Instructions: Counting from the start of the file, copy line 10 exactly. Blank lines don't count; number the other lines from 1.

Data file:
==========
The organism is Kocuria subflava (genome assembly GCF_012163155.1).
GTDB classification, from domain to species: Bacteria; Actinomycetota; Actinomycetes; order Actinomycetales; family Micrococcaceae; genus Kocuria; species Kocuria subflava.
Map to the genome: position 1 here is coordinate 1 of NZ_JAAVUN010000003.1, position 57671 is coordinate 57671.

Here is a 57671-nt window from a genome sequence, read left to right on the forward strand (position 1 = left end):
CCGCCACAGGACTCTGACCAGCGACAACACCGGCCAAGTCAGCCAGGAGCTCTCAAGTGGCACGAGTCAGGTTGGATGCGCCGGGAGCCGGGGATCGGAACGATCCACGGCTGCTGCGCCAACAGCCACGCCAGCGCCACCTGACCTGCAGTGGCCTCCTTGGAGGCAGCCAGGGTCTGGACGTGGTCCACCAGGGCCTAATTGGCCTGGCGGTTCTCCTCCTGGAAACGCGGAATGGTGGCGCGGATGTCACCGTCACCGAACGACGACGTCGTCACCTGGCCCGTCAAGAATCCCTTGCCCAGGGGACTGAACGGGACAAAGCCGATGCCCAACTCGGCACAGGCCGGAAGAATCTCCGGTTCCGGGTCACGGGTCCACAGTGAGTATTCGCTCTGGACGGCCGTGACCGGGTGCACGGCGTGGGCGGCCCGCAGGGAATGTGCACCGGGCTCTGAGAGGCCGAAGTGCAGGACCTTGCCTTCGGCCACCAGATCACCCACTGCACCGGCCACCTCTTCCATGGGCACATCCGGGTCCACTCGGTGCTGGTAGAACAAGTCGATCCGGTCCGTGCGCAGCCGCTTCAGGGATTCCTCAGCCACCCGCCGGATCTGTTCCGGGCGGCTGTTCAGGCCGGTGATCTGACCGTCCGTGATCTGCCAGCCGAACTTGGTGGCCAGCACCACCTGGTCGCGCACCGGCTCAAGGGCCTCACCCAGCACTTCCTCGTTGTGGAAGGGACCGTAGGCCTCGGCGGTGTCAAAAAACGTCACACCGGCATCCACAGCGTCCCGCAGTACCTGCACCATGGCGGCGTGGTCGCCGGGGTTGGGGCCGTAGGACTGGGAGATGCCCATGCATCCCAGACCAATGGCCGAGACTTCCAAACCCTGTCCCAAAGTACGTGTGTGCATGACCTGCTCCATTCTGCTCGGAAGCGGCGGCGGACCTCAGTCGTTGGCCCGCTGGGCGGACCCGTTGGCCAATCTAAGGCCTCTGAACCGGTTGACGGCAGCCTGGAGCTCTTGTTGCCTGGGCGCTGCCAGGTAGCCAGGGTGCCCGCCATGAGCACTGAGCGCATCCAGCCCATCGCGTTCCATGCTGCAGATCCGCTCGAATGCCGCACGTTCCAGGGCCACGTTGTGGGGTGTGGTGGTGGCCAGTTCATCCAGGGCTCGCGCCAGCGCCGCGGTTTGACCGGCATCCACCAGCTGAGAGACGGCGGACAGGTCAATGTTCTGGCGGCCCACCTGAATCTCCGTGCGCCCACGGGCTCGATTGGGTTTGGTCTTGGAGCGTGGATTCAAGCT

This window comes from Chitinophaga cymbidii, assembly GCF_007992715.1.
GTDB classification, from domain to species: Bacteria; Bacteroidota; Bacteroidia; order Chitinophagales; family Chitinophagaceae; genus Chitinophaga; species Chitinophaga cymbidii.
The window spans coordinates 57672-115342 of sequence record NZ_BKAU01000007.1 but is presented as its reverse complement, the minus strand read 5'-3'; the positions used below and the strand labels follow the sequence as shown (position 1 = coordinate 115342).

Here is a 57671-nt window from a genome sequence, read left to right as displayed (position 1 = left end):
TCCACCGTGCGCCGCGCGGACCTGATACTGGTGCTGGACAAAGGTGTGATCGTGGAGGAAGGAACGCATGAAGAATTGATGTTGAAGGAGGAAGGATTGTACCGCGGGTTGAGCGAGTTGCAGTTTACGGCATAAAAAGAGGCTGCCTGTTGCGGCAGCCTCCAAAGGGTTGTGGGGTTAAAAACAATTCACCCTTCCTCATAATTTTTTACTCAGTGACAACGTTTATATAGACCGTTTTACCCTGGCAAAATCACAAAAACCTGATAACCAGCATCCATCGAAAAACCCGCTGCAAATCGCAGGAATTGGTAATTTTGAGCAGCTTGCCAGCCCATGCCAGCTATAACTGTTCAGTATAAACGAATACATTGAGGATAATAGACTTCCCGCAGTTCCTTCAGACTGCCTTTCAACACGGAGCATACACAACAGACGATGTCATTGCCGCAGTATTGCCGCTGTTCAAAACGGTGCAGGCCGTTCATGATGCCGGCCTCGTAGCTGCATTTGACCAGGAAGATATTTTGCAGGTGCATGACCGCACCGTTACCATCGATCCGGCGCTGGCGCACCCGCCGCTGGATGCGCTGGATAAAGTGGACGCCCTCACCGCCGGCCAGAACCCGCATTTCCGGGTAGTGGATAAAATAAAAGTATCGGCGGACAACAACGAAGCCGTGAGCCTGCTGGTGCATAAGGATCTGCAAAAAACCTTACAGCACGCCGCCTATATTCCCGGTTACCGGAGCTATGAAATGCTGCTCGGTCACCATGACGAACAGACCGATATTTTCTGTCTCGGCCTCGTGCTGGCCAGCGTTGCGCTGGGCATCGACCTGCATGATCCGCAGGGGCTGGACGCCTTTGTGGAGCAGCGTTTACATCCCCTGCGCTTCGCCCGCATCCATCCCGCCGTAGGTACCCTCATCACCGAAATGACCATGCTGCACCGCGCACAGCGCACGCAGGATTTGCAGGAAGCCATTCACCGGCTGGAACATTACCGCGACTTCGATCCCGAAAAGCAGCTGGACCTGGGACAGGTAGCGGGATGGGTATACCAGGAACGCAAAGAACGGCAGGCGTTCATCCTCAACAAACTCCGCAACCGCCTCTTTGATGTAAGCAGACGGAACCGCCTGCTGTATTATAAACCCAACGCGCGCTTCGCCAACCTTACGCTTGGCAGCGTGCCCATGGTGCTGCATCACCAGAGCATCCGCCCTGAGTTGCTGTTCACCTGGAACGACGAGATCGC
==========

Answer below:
TCCACCGTGCGCCGCGCGGACCTGATACTGGTGCTGGACAAAGGTGTGATCGTGGAGGAAGGAACGCATGAAGAATTGATGTTGAAGGAGGAAGGATTGTACCGCGGGTTGAGCGAGTTGCAGTTTACGGCATAAAAAGAGGCTGCCTGTTGCGGCAGCCTCCAAAGGGTTGTGGGGTTAAAAACAATTCACCCTTCCTCATAATTTTTTACTCAGTGACAACGTTTATATAGACCGTTTTACCCTGGCAAAATCACAAAAACCTGATAACCAGCATCCATCGAAAAACCCGCTGCAAATCGCAGGAATTGGTAATTTTGAGCAGCTTGCCAGCCCATGCCAGCTATAACTGTTCAGTATAAACGAATACATTGAGGATAATAGACTTCCCGCAGTTCCTTCAGACTGCCTTTCAACACGGAGCATACACAACAGACGATGTCATTGCCGCAGTATTGCCGCTGTTCAAAACGGTGCAGGCCGTTCATGATGCCGGCCTCGTAGCTGCATTTGACCAGGAAGATATTTTGCAGGTGCATGACCGCACCGTTACCATCGATCCGGCGCTGGCGCACCCGCCGCTGGATGCGCTGGATAAAGTGGACGCCCTCACCGCCGGCCAGAACCCGCATTTCCGGGTAGTGGATAAAATAAAAGTATCGGCGGACAACAACGAAGCCGTGAGCCTGCTGGTGCATAAGGATCTGCAAAAAACCTTACAGCACGCCGCCTATATTCCCGGTTACCGGAGCTATGAAATGCTGCTCGGTCACCATGACGAACAGACCGATATTTTCTGTCTCGGCCTCGTGCTGGCCAGCGTTGCGCTGGGCATCGACCTGCATGATCCGCAGGGGCTGGACGCCTTTGTGGAGCAGCGTTTACATCCCCTGCGCTTCGCCCGCATCCATCCCGCCGTAGGTACCCTCATCACCGAAATGACCATGCTGCACCGCGCACAGCGCACGCAGGATTTGCAGGAAGCCATTCACCGGCTGGAACATTACCGCGACTTCGATCCCGAAAAGCAGCTGGACCTGGGACAGGTAGCGGGATGGGTATACCAGGAACGCAAAGAACGGCAGGCGTTCATCCTCAACAAACTCCGCAACCGCCTCTTTGATGTAAGCAGACGGAACCGCCTGCTGTATTATAAACCCAACGCGCGCTTCGCCAACCTTACGCTTGGCAGCGTGCCCATGGTGCTGCATCACCAGAGCATCCGCCCTGAGTTGCTGTTCACCTGGAACGACGAGATCGC